Being Assertive with people who are always right: a case study

 

As promised I’m going to share a real example with you this week of a person who had a tendency to take a position and defend it. If you remember from last week my encounter with this gentleman, we’ll call him John, included the statement from him:

“As you know, no body learns anything new after the age of eighteen.”

So first some background. I was conducting staff interviews in order to design a training course on handling difficult people!

The HR manager told me at the last minute that he had included John because he was curious about what would happen! Apparently John had not managed to complete any training course he had attended. He either walked out or got thrown out! How interesting I thought.

I began to get to create a number of hypotheses about John based on the information I was given. It seemed that he was probably internally referenced, held some strong beliefs and was often “parental” in his interactions with others.

When he arrived I decided to use the following approach.

First I built rapport by making a point of thanking him for giving up his time to talk to me. I deliberately showed deference and respect accessing from a transactional analysis model “child” behaviour.

I asked him to tell me a little about himself and was surprised to discover some new information. He was currently working in car parks and had been for about five years. Before that he had worked in an engineering company for many years before retiring from a post as a director. The job he had now was to keep him busy and for “pin” money.

It was a nice reminder not to make assumptions!

I asked him for some of his experiences where he had to deal with difficult people. He told me several stories, some where he had been very skilful and others that were rather scary. He had been sexist in some cases, overbearing in others and clearly rude in yet others. His own perception was that his behaviour was good.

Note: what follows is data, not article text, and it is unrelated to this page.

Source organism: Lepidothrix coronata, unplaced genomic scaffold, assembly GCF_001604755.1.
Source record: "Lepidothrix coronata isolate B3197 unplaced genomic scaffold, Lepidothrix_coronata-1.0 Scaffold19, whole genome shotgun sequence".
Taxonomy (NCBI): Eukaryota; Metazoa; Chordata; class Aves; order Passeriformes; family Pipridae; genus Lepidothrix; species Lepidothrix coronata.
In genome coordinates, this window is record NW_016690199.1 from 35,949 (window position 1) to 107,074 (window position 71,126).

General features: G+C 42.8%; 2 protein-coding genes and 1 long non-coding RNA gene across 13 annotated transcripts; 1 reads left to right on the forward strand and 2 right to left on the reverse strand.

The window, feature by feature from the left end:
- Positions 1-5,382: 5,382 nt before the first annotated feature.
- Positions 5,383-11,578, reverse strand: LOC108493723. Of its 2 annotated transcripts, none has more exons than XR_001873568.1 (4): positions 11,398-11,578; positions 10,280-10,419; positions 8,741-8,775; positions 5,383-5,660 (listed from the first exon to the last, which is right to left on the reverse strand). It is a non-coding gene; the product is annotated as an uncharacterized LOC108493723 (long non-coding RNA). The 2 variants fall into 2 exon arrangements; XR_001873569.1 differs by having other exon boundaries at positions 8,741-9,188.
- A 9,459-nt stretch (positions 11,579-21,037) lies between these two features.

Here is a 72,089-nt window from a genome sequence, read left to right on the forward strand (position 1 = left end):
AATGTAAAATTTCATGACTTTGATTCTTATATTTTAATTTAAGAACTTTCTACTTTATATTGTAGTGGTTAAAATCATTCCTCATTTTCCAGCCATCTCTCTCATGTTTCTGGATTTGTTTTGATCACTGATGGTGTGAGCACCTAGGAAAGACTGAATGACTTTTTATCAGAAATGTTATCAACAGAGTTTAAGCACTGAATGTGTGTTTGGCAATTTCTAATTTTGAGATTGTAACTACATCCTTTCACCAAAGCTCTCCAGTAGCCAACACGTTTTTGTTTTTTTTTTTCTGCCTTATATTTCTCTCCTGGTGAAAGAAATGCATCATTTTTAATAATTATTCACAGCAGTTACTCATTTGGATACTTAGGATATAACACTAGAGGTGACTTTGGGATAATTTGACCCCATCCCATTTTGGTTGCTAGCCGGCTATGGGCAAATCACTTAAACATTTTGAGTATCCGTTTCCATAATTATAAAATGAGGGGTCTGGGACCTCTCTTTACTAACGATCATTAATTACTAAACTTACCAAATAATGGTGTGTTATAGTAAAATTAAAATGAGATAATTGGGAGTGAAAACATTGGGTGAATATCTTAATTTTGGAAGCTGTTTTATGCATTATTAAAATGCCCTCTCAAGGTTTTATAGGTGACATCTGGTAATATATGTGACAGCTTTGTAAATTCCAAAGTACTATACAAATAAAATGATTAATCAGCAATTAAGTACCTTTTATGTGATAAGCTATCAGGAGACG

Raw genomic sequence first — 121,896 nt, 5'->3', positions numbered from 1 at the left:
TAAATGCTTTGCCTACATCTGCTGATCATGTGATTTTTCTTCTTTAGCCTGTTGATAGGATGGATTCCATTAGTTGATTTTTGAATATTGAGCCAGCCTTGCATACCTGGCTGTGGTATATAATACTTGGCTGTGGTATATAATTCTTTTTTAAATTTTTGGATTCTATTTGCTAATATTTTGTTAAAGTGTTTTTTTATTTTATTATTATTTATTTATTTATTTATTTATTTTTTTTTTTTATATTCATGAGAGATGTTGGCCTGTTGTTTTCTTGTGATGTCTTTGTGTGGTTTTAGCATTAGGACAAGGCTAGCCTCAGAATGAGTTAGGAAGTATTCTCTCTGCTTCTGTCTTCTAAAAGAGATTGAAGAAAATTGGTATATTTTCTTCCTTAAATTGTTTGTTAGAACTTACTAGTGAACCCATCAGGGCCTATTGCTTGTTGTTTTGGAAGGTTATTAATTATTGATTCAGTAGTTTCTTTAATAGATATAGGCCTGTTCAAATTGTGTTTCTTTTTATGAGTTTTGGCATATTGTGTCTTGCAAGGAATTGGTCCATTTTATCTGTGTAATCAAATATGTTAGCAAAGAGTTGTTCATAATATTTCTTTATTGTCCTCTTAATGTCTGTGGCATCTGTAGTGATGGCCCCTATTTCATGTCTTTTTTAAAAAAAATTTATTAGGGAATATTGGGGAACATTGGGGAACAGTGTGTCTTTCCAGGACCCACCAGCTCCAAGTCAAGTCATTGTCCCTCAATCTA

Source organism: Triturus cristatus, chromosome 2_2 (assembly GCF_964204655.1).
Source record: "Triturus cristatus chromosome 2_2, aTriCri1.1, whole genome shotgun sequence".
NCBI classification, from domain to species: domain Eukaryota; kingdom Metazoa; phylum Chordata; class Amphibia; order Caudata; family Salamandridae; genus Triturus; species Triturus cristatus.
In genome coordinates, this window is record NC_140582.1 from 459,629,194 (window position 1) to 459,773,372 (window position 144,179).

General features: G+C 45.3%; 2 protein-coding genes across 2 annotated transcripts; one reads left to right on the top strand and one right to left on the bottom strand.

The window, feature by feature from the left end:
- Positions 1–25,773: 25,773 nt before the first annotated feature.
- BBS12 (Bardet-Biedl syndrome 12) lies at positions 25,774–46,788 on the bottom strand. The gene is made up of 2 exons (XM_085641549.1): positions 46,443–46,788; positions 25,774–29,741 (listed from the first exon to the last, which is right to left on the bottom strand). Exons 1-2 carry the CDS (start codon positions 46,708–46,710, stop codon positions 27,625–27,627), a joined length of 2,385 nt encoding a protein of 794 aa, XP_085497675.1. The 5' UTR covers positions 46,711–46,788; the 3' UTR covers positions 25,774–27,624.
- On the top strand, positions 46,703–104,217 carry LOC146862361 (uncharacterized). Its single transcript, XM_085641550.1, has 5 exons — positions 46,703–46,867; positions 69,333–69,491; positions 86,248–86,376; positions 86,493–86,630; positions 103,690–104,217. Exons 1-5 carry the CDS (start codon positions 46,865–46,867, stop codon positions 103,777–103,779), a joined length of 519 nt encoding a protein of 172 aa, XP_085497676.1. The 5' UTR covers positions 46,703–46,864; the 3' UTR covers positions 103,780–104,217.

I also asked him about his experience on training courses. This is where he made the statement about learning. He went on to tell me that one trainer had asked him what he was expecting to learn on the training course and he had answered.

“Nothing!”

Now you have the back ground. What would you do to handle John effectively?

Next week I’ll tell you what I did.

 

 

About Melody @ GWizlearning

Melody spent fourteen years gathering experience of the business world working in banking, telecommunications and the public sector before co-founding The GWiz Learning Partnership in 1993. Melody has a Masters Degree in Applied Positive Psychology, a degree in Psychology and a diploma in Psychotherapy. She is an NLP Master Trainer which allows her to run NLP Practitioner, NLP Master Practitioner and NLP Trainer Training courses certified by the Positive School of Intrinsic Neuro-Linguistc Psychology. She is also a qualified Myers Briggs practitioner and EI practitioner and added to all this is five years Transactional Analysis training, meaning she is able to help organisations access the hidden potential in their staff. She is also in demand for her work in transforming average or even troubled teams into high performers. Melody is a visiting lecturer at University of East London, teaching "Wellbeing and Positive Psychology" to undergraduates. Additionally, she is a member of the CIPD and is ILM accredited. Melody's interests are many and varied. She has a keen interest in personal development, canine and wolf psychology, conservation, movies and running. She also enjoys western horse riding, walking the GWiz dogs, nature watching and stage combat (particularly sword fighting).
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2 Responses to Being Assertive with people who are always right: a case study

  1. I would start by getting him to look at why he has that belief and lead on to where that belief has got him.

    Maybe looking at whether that belief has limited his progress in life. Of course that would be longer term.

    On hearing his immediate reaction in the situation that you first described after drawing a deep breath, I might (hopefully) respond with something like ” I wonder why you believe that?” Hopefully even if it gets neither of you anywhere immediately, a follow up sentence of “Maybe you could think about that sometime” may set him thinking.

    Interesting isn’t it?

    Look forward to the next blog.

  2. Melody Cheal says:

    He was an interesting chap more to follow :0)

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